Academic journal article Journal of Teacher Education

The Influence of Cultural Synchronization on a Teacher's Perceptions of Disruption: A Case Study of an African American Middle-School Classroom

Academic journal article Journal of Teacher Education

The Influence of Cultural Synchronization on a Teacher's Perceptions of Disruption: A Case Study of an African American Middle-School Classroom

Article excerpt

It is a sunny fall day and a group of eighth-grade African American students in an urban metropolitan school are working diligently on an assignment provided by their teacher, Ms. Simpson. The students are quiet and on-task. For many teacher educators, both behaviors are strong indicators that Ms. Simpson has an effective style of classroom management. Yet as the period progresses, the quiet tranquility of the classroom is interrupted. Andrew, a student in the class, has stopped completing his assignment and is talking to another student who is seated beside him. As a "good" teacher, Ms. Simpson immediately addresses Andrew's off-task behavior with a quick "Andrew!" Initially, the admonishment serves to curtail his inappropriate behavior. However, after a few moments Andrew has again stopped working and is talking with another student. What is an "effective" teacher to do but address the repeated violation with a consequence? Ms. Simpson decides to assign a lunchtime detention with the words, "Andrew, I would like to have your tray on my lunch table."

However, as many educators are aware, student responses to teachers' disciplinary techniques can be unpredictable and require quick reactions on the part of the teacher. Such was the case in Ms. Simpson's class that day:

Allison: Andrew got a date with Miss Simpson!

Ms. Simpson: Yes, you have a date with me. You're going to continue to have a date with me until you follow my directions.

Allison: Andrew like Miss Simpson!

Michael: That's illegal!

Ms. Simpson: No illegal would be flat out killing you. That's illegal.

Michael: You ain't going to put no, you ain't going to put no date rape pill in our milk are you?

Ms. Simpson: Why would I want to date rape y'all?

Her incredulous tone elicits a burst of laughter from the students.

"'Cause I'm a man," Eddie playfully suggests.

"I'm not Stella and I am not looking to get my groove back," Ms. Simpson counters pointedly, and the students again laugh.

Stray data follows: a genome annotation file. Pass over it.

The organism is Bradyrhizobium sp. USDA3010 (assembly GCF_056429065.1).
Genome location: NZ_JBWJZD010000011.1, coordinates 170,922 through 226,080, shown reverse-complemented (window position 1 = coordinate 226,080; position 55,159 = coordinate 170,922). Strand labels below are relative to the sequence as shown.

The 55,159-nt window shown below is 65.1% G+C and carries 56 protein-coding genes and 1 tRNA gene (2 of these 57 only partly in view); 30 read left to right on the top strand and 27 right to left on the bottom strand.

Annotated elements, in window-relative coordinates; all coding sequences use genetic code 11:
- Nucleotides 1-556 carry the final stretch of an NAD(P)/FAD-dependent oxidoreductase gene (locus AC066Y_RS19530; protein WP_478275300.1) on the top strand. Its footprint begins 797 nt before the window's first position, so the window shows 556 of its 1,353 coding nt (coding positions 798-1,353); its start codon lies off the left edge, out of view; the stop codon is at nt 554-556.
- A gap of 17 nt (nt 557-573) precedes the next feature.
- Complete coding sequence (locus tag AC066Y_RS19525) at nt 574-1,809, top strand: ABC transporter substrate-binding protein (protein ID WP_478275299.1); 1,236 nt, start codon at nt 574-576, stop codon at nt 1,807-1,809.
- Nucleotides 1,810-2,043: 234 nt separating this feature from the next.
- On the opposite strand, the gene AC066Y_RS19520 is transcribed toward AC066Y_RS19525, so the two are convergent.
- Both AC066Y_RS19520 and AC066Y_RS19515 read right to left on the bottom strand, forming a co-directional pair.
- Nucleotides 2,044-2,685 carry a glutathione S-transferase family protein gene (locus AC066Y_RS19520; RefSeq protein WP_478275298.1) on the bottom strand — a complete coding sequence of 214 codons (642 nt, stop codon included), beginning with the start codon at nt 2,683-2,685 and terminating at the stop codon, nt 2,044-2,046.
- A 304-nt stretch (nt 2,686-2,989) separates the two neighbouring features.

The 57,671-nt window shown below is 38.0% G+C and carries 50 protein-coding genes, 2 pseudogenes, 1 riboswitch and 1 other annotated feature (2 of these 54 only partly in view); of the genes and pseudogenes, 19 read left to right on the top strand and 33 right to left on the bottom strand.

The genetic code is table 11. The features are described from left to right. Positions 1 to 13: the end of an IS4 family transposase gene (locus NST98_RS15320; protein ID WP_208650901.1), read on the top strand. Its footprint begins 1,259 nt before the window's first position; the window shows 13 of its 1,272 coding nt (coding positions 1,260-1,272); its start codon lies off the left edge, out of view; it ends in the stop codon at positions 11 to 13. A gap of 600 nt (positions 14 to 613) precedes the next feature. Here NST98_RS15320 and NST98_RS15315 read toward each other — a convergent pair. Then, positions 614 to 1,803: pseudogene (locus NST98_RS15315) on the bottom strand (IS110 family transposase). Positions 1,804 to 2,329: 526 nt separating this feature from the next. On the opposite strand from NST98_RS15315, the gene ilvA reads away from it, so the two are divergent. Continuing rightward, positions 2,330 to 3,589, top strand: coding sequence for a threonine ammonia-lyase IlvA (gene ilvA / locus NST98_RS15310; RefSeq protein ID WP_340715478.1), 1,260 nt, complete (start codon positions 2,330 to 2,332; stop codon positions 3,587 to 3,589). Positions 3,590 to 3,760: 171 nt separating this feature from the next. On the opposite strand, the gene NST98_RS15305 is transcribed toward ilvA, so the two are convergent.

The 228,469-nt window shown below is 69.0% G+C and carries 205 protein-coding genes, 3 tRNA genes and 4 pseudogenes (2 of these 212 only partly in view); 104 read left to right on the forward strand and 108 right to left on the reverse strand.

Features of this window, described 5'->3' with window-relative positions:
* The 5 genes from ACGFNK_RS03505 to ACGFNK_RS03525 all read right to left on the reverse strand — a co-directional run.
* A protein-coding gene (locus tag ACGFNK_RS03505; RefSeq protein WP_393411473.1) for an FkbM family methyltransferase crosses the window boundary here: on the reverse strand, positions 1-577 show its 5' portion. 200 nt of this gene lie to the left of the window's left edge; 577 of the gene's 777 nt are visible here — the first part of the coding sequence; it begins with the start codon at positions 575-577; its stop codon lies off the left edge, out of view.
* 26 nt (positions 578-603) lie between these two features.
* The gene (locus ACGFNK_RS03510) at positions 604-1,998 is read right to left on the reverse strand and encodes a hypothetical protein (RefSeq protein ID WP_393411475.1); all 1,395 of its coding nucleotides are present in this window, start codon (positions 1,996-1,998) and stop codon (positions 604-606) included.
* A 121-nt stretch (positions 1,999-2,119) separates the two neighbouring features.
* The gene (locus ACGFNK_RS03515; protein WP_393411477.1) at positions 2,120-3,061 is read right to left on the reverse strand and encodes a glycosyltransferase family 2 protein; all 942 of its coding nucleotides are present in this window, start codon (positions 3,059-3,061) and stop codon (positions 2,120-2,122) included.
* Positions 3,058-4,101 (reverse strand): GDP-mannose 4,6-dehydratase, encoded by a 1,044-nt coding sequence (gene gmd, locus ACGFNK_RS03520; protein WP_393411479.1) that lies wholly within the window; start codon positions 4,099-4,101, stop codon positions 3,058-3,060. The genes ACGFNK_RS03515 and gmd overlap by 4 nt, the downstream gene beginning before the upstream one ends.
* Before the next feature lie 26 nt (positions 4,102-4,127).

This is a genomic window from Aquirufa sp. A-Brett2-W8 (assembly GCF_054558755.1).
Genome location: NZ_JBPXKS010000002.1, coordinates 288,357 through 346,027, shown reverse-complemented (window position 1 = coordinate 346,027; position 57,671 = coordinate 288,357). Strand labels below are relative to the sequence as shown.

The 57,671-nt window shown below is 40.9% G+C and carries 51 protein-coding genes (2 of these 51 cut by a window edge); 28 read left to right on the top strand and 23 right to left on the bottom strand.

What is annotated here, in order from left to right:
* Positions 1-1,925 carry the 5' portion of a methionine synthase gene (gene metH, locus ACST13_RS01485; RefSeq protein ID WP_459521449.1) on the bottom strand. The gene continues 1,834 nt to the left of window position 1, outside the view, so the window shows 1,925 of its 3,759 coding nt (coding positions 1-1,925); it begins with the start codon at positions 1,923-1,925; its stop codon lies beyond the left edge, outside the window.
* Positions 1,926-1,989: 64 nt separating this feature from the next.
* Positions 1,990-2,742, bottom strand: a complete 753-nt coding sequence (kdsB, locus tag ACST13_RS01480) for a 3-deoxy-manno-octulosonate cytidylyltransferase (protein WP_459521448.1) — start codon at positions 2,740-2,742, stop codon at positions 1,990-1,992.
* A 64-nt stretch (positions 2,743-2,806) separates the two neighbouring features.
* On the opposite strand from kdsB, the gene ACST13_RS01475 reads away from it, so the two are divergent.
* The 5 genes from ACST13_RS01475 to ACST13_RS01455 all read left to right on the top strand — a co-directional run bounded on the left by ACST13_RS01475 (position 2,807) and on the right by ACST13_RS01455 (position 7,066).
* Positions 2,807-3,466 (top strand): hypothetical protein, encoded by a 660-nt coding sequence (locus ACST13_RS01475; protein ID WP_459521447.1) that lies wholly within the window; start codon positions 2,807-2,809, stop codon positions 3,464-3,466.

"I don't know what y'all be thinking about," she continues, beginning to incorporate dialectical and grammatical patterns common in many southern, low-income African American communities into her speech. "I don't know why y'all think a grown woman want a child."

Three to four boys respond, "I'm not a child. I'm a man."

"You ain't no man," Ms. Simpson replies, "Do you have a job? Do you pay bills? Do you pay rent? Do you pay a light bill? Gas bill?"

Several boys answer affirmatively to every question in chorus.

Ms. Simpson quickly retorts, "You can't even buy Frutopia [a soft drink sold in the school cafeteria]. You beg for it everyday at lunch."

The class again laughs as the boys jokingly protest her characterization. Finally, the teacher authoritatively states: "Hush. The more you talk the more you get yourself in trouble." The students comply with her instructions and the interlude ends.

In a few short minutes, Ms. Simpson's comments, undoubtedly, have altered her professional image from one of "effective educator" to "unprofessional teacher" in the eyes of many teacher educators. Disapproval of Ms. Simpson's actions rests on the conventional wisdom that students are likely to perceive such behaviors as sarcastic and insulting at worst. At best, her comments may be viewed as simply inappropriate. Unfortunately, conventional wisdom fails to account for the importance of cultural context when analyzing teacher behaviors.

Drawn from field notes collected during our case study of an African American middle-school classroom, the cited excerpt suggests that students do not always perceive nontraditional classroom management techniques negatively. Rather, the cultural context in which behaviors occur strongly mediates definitions of appropriate and inappropriate behavior. In this article we explore cultural components of a teacher's classroom disciplinary practices. …

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